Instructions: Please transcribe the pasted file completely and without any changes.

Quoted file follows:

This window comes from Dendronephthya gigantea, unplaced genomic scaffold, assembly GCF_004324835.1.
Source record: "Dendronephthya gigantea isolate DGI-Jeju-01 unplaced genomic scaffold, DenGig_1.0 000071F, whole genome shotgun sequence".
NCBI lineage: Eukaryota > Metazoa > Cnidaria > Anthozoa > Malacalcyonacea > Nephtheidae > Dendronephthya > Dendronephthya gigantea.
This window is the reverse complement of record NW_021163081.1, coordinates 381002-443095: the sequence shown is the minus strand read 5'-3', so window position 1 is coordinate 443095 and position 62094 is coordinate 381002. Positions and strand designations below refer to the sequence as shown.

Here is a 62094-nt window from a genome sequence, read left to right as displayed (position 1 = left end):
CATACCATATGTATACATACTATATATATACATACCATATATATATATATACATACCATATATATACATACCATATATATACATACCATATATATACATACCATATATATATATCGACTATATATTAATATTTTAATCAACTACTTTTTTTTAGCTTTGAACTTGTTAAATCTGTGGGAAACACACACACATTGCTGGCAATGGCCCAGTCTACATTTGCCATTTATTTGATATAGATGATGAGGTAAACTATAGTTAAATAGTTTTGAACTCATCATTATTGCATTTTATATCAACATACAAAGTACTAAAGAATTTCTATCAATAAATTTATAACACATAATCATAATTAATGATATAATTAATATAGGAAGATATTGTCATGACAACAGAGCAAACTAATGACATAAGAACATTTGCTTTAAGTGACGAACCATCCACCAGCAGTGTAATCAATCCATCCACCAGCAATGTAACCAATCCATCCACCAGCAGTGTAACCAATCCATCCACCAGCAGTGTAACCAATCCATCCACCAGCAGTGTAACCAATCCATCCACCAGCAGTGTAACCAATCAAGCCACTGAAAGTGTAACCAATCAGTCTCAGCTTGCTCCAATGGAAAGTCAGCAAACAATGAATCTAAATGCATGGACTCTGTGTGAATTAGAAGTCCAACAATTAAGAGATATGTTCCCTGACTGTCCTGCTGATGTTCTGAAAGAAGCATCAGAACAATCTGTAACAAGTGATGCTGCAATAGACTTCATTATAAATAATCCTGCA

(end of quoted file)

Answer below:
This window comes from Dendronephthya gigantea, unplaced genomic scaffold, assembly GCF_004324835.1.
Source record: "Dendronephthya gigantea isolate DGI-Jeju-01 unplaced genomic scaffold, DenGig_1.0 000071F, whole genome shotgun sequence".
NCBI lineage: Eukaryota > Metazoa > Cnidaria > Anthozoa > Malacalcyonacea > Nephtheidae > Dendronephthya > Dendronephthya gigantea.
This window is the reverse complement of record NW_021163081.1, coordinates 381002-443095: the sequence shown is the minus strand read 5'-3', so window position 1 is coordinate 443095 and position 62094 is coordinate 381002. Positions and strand designations below refer to the sequence as shown.

Here is a 62094-nt window from a genome sequence, read left to right as displayed (position 1 = left end):
CATACCATATGTATACATACTATATATATACATACCATATATATATATATACATACCATATATATACATACCATATATATACATACCATATATATACATACCATATATATATATCGACTATATATTAATATTTTAATCAACTACTTTTTTTTAGCTTTGAACTTGTTAAATCTGTGGGAAACACACACACATTGCTGGCAATGGCCCAGTCTACATTTGCCATTTATTTGATATAGATGATGAGGTAAACTATAGTTAAATAGTTTTGAACTCATCATTATTGCATTTTATATCAACATACAAAGTACTAAAGAATTTCTATCAATAAATTTATAACACATAATCATAATTAATGATATAATTAATATAGGAAGATATTGTCATGACAACAGAGCAAACTAATGACATAAGAACATTTGCTTTAAGTGACGAACCATCCACCAGCAGTGTAATCAATCCATCCACCAGCAATGTAACCAATCCATCCACCAGCAGTGTAACCAATCCATCCACCAGCAGTGTAACCAATCCATCCACCAGCAGTGTAACCAATCCATCCACCAGCAGTGTAACCAATCAAGCCACTGAAAGTGTAACCAATCAGTCTCAGCTTGCTCCAATGGAAAGTCAGCAAACAATGAATCTAAATGCATGGACTCTGTGTGAATTAGAAGTCCAACAATTAAGAGATATGTTCCCTGACTGTCCTGCTGATGTTCTGAAAGAAGCATCAGAACAATCTGTAACAAGTGATGCTGCAATAGACTTCATTATAAATAATCCTGCA